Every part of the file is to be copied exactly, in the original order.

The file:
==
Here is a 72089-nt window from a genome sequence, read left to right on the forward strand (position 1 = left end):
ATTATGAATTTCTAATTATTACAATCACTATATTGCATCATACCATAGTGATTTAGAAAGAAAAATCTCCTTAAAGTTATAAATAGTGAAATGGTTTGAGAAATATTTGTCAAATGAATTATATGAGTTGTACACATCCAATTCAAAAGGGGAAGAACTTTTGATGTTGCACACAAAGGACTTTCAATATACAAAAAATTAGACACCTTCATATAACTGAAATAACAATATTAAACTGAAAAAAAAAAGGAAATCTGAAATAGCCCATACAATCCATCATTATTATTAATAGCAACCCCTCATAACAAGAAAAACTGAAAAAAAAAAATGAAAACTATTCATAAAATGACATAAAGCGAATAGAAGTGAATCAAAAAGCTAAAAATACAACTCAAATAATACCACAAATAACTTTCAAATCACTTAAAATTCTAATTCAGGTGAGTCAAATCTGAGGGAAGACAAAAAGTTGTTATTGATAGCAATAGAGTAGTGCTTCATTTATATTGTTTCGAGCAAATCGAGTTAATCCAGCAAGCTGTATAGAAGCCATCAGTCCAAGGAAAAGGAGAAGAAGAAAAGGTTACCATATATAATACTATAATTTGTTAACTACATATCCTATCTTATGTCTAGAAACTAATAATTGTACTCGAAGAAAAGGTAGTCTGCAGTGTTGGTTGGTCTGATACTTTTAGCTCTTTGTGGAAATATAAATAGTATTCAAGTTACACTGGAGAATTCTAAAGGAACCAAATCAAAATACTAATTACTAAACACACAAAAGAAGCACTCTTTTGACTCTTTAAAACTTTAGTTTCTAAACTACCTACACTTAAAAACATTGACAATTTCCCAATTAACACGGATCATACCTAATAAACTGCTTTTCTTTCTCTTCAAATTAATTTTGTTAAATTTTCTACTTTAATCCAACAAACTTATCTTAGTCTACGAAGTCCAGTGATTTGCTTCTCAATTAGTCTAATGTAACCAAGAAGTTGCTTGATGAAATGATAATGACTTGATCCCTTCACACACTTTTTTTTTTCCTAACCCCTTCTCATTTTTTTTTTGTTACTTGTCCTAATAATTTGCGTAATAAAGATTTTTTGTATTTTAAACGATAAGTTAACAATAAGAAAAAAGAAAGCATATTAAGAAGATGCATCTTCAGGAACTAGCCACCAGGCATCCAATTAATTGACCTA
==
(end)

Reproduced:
Here is a 72089-nt window from a genome sequence, read left to right on the forward strand (position 1 = left end):
ATTATGAATTTCTAATTATTACAATCACTATATTGCATCATACCATAGTGATTTAGAAAGAAAAATCTCCTTAAAGTTATAAATAGTGAAATGGTTTGAGAAATATTTGTCAAATGAATTATATGAGTTGTACACATCCAATTCAAAAGGGGAAGAACTTTTGATGTTGCACACAAAGGACTTTCAATATACAAAAAATTAGACACCTTCATATAACTGAAATAACAATATTAAACTGAAAAAAAAAAGGAAATCTGAAATAGCCCATACAATCCATCATTATTATTAATAGCAACCCCTCATAACAAGAAAAACTGAAAAAAAAAAATGAAAACTATTCATAAAATGACATAAAGCGAATAGAAGTGAATCAAAAAGCTAAAAATACAACTCAAATAATACCACAAATAACTTTCAAATCACTTAAAATTCTAATTCAGGTGAGTCAAATCTGAGGGAAGACAAAAAGTTGTTATTGATAGCAATAGAGTAGTGCTTCATTTATATTGTTTCGAGCAAATCGAGTTAATCCAGCAAGCTGTATAGAAGCCATCAGTCCAAGGAAAAGGAGAAGAAGAAAAGGTTACCATATATAATACTATAATTTGTTAACTACATATCCTATCTTATGTCTAGAAACTAATAATTGTACTCGAAGAAAAGGTAGTCTGCAGTGTTGGTTGGTCTGATACTTTTAGCTCTTTGTGGAAATATAAATAGTATTCAAGTTACACTGGAGAATTCTAAAGGAACCAAATCAAAATACTAATTACTAAACACACAAAAGAAGCACTCTTTTGACTCTTTAAAACTTTAGTTTCTAAACTACCTACACTTAAAAACATTGACAATTTCCCAATTAACACGGATCATACCTAATAAACTGCTTTTCTTTCTCTTCAAATTAATTTTGTTAAATTTTCTACTTTAATCCAACAAACTTATCTTAGTCTACGAAGTCCAGTGATTTGCTTCTCAATTAGTCTAATGTAACCAAGAAGTTGCTTGATGAAATGATAATGACTTGATCCCTTCACACACTTTTTTTTTTCCTAACCCCTTCTCATTTTTTTTTTGTTACTTGTCCTAATAATTTGCGTAATAAAGATTTTTTGTATTTTAAACGATAAGTTAACAATAAGAAAAAAGAAAGCATATTAAGAAGATGCATCTTCAGGAACTAGCCACCAGGCATCCAATTAATTGACCTA